The third campus, Campus des Nations has had two beginnings. The first was in the 1940s with Rigot which became Pregny-Rigot, the second in 2005 with the closure of Rigot and the opening of Saconnex. The Pregny-Rigot campus was a pre-K through year 6 school that adopted the International Baccalaureate Primary Years Program in 2002. This campus had two buildings, Rigot which was an old Swiss farmhouse just off Place des Nations housing the early childhood classes, the other a unique architectural structure up the hill from the United Nations and Red Cross which hosted the primary school and learning center. In 2005, Pregny-Rigot shifted with the opening of a new building, Saconnex, near the World Health Organization and the International Labor Organization. The early childhood classes at Rigot were moved to a renovated Pregny and Rigot was returned to the city of Geneva. Years 3-6 were moved from Pregny to the new building, Saconnex, which also opened a secondary school. The Secondary school offers the IB's Middle Years Program and the IB Diploma. Additional construction will commence on a sports center and post-16 Learning Center.

Campuses[edit]

La Grande Boissière (also called "LGB") is the oldest and largest of the three. The primary school (beginning from age three) has 650 students, and runs through grade 4. The middle school has 450 students, and runs from grade 5 to grade 8. The secondary school has 650 students, beginning with 9th grade and going to grade 12 or 13. All three stages offer bilingual programmes. The Campus Principal is Jean Guy Carpentier. (46°11′55″N 6°10′21″E / 46.19861°N 6.17250°E / 46.19861; 6.17250)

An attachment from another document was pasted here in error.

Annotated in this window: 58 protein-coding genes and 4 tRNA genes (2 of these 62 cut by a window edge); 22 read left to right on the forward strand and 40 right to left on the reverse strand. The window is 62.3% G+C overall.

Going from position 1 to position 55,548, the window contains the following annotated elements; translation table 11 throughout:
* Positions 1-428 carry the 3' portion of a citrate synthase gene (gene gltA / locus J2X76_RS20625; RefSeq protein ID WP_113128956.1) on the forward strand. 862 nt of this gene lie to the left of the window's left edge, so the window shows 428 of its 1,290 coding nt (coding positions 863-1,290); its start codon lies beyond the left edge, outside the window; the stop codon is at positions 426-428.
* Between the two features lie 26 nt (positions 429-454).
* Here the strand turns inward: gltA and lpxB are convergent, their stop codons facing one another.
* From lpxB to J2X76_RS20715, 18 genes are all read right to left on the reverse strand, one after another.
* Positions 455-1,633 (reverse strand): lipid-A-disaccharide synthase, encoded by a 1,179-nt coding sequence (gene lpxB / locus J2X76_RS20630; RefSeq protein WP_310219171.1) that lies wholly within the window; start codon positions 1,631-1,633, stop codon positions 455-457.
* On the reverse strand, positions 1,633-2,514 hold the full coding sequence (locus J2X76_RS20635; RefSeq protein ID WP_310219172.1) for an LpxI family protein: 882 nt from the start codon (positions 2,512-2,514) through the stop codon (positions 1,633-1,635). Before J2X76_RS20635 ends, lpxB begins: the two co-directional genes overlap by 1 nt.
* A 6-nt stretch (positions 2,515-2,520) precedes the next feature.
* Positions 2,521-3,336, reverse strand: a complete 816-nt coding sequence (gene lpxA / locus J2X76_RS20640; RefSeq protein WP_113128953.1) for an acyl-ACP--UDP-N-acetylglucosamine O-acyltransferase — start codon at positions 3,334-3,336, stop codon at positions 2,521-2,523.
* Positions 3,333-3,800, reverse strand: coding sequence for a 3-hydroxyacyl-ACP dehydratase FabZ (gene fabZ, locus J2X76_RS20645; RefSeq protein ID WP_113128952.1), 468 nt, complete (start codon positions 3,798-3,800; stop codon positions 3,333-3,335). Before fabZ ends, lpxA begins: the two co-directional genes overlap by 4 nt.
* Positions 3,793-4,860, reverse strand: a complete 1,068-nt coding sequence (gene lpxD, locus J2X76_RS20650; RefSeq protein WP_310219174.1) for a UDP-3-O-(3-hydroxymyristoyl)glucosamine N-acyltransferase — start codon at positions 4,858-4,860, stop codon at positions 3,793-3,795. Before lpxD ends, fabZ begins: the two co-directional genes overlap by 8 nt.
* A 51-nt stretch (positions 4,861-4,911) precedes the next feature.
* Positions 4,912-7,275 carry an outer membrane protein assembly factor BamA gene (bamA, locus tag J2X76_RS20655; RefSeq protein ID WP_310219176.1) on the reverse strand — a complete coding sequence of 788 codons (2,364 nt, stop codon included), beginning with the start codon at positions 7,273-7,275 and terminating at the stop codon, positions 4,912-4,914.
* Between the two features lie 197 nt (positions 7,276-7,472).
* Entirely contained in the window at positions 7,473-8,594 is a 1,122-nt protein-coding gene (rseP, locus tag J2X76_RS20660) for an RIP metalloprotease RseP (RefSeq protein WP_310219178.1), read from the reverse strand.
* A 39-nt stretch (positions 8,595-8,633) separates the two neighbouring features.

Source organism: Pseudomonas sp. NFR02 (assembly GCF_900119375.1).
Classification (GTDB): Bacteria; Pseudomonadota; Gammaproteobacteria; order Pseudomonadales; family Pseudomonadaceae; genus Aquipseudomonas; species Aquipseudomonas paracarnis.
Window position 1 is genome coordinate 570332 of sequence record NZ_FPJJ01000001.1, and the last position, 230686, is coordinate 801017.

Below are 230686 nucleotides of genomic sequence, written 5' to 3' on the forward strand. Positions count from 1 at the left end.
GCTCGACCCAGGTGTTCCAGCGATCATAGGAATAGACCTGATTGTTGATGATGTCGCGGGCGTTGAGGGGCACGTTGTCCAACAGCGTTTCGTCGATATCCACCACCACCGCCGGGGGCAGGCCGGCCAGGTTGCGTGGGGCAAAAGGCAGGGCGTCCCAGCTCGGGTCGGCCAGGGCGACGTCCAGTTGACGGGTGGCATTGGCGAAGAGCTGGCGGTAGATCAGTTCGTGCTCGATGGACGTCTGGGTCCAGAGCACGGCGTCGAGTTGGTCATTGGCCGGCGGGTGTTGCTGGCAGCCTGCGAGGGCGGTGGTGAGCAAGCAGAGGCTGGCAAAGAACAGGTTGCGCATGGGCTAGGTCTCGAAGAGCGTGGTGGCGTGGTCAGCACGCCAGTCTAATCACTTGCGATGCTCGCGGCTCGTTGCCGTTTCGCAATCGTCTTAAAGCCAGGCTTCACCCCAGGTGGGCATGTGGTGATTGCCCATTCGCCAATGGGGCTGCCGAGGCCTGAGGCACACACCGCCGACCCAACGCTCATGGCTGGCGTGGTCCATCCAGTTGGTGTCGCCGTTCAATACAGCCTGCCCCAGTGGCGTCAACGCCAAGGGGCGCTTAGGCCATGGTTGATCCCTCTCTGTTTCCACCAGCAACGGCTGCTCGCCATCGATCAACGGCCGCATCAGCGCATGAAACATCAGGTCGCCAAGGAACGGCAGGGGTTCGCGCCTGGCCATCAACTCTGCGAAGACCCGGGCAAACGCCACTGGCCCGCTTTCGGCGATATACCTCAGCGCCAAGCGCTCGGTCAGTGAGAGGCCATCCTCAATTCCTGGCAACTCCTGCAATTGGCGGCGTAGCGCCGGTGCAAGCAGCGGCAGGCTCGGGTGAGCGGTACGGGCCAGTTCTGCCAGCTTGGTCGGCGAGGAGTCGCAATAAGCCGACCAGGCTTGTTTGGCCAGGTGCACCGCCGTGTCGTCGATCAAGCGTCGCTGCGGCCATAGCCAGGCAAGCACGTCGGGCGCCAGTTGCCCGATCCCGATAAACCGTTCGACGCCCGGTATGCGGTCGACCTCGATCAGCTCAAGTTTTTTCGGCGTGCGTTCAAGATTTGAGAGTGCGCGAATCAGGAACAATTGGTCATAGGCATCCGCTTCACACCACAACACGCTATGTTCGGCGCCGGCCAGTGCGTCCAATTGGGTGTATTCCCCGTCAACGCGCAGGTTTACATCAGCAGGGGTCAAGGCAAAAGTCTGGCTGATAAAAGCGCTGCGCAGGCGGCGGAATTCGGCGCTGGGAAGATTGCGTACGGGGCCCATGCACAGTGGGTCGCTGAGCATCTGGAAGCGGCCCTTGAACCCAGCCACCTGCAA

La Châtaigneraie (also called "La Chat") became part of Ecolint in 1971 and is located in the Vaud countryside, near Founex, overlooking the Alps and Lake Léman. It has a primary and a secondary school, and has approximately 1420 students. The oldest building on campus is the main secondary building which was completed in 1908, when La Châtaigneraie first opened. It is the only campus to offer the Swiss Maturité Fédérale, the Swiss certificate of the end of Secondary Education. (46°20′23″N 6°10′18″E / 46.33972°N 6.17167°E / 46.33972; 6.17167)

Campus des Nations, (also simply called "Nations") opened in 2005 and operates on two locations in and in the vicinity of Grand Saconnex:

Notable alumni[edit]

Languages offered[edit]

While the school itself offers its curriculum in English, French or bilingual programs, it offers some other foreign languages such as Spanish, German, Italian as part of the curriculum. Swedish, Japanese, Swahili, Finnish and other foreign languages are available via private tuition but can be counted towards credits; this route is often chosen by students who have little other opportunity to learn their mother tongue. The two curricula for the different language programs are, in theory identical, other than the fact that they are in two different languages and ultimately lead to two different diplomas, with the English language program leading to the International Baccalaureate (or a High School Certificate with graduation one year earlier), and the French language program leading to the Swiss Maturité Fédérale. However, the International Baccalaureate bi-lingual section also offers a vast array of its courses in French.

Gallery[edit]

References[edit]

External links[edit]

Coordinates: 46°11′55″N 6°10′21″E / 46.19861°N 6.17250°E / 46.19861; 6.17250